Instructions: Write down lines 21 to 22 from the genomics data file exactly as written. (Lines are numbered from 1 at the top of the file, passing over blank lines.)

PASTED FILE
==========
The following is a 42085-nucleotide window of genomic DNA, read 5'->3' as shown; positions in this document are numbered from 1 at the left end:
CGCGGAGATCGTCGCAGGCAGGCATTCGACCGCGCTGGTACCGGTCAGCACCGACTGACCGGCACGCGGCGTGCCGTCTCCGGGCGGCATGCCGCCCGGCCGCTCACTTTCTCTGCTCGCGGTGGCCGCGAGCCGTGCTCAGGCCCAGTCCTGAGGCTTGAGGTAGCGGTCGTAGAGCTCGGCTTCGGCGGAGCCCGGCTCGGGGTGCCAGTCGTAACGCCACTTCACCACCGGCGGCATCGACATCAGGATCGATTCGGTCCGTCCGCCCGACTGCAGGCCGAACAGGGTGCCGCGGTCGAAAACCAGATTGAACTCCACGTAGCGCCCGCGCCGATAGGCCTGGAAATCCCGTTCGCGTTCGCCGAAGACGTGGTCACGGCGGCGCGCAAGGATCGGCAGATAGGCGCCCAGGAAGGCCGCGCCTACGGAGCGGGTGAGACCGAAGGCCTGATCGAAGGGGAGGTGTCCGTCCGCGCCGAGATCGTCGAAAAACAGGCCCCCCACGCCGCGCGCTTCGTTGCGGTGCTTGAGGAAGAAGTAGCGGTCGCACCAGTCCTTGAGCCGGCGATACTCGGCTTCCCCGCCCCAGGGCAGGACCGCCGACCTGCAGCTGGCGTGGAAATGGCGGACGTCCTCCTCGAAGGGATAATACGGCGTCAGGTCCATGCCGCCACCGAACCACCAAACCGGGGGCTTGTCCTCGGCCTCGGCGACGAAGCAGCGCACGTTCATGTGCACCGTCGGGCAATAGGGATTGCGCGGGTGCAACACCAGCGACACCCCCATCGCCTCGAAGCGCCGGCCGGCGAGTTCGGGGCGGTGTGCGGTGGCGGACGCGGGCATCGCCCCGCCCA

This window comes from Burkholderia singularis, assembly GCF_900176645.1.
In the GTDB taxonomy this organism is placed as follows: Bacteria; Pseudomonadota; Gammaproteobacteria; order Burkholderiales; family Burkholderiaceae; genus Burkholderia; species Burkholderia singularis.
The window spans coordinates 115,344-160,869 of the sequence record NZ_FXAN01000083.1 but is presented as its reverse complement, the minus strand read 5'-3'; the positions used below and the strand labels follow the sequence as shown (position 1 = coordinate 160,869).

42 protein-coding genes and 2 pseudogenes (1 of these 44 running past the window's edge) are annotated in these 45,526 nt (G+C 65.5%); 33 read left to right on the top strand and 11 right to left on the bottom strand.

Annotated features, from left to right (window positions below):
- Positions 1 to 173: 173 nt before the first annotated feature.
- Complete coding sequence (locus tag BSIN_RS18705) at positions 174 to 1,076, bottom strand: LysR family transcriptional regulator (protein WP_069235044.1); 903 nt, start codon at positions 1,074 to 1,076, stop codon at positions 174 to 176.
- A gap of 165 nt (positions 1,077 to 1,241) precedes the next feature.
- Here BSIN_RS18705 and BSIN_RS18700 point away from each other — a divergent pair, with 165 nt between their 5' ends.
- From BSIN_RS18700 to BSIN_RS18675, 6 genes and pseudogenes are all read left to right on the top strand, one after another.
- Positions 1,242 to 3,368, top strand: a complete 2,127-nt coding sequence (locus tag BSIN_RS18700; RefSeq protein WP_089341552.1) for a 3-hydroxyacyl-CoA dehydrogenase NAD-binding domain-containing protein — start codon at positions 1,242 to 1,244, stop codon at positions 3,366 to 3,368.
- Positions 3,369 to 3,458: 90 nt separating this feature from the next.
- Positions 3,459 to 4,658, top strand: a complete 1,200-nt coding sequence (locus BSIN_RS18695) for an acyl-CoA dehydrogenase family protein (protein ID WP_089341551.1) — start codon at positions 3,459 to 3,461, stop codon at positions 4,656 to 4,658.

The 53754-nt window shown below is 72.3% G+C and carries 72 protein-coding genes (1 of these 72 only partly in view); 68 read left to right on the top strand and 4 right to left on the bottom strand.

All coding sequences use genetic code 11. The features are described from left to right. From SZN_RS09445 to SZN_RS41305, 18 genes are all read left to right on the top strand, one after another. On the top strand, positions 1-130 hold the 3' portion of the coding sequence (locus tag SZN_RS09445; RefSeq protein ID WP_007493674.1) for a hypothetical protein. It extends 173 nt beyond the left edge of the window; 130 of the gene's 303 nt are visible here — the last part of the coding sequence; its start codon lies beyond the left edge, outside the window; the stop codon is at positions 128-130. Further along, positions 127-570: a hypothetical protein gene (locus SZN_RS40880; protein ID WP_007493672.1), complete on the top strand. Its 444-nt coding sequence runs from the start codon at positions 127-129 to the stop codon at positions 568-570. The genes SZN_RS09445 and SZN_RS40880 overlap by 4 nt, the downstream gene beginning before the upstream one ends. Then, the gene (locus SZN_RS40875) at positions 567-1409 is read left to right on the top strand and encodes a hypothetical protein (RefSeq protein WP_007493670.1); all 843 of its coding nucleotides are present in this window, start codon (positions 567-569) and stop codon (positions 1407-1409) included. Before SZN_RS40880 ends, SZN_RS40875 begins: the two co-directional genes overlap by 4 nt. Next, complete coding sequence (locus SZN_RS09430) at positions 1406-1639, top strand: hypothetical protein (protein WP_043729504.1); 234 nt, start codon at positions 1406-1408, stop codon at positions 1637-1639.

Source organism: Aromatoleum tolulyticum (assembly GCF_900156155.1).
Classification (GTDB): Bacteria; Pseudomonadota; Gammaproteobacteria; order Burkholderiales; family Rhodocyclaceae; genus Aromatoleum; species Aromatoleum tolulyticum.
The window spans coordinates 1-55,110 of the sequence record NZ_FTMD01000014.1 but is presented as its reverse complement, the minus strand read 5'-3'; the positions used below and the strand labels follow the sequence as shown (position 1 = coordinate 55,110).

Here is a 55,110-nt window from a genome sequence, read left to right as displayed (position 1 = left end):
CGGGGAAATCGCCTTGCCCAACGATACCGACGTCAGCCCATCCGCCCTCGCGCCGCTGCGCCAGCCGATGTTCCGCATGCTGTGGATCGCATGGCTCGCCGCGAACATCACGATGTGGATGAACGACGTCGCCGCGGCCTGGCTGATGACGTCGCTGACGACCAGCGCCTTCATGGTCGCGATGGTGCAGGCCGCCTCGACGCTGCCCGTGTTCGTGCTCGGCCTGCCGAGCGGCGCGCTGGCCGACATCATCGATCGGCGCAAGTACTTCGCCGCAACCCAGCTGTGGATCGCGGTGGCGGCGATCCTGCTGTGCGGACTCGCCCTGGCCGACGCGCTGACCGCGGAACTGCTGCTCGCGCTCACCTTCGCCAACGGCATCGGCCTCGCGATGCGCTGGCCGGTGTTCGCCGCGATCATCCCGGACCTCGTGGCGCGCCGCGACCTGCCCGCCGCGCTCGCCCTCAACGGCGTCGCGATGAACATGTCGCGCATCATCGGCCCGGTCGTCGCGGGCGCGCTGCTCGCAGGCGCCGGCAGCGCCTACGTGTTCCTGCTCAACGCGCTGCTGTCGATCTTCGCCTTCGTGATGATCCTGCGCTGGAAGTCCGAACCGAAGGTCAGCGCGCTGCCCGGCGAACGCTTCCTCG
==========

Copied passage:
Here is a 55,110-nt window from a genome sequence, read left to right as displayed (position 1 = left end):
CGGGGAAATCGCCTTGCCCAACGATACCGACGTCAGCCCATCCGCCCTCGCGCCGCTGCGCCAGCCGATGTTCCGCATGCTGTGGATCGCATGGCTCGCCGCGAACATCACGATGTGGATGAACGACGTCGCCGCGGCCTGGCTGATGACGTCGCTGACGACCAGCGCCTTCATGGTCGCGATGGTGCAGGCCGCCTCGACGCTGCCCGTGTTCGTGCTCGGCCTGCCGAGCGGCGCGCTGGCCGACATCATCGATCGGCGCAAGTACTTCGCCGCAACCCAGCTGTGGATCGCGGTGGCGGCGATCCTGCTGTGCGGACTCGCCCTGGCCGACGCGCTGACCGCGGAACTGCTGCTCGCGCTCACCTTCGCCAACGGCATCGGCCTCGCGATGCGCTGGCCGGTGTTCGCCGCGATCATCCCGGACCTCGTGGCGCGCCGCGACCTGCCCGCCGCGCTCGCCCTCAACGGCGTCGCGATGAACATGTCGCGCATCATCGGCCCGGTCGTCGCGGGCGCGCTGCTCGCAGGCGCCGGCAGCGCCTACGTGTTCCTGCTCAACGCGCTGCTGTCGATCTTCGCCTTCGTGATGATCCTGCGCTGGAAGTCCGAACCGAAGGTCAGCGCGCTGCCCGGCGAACGCTTCCTCG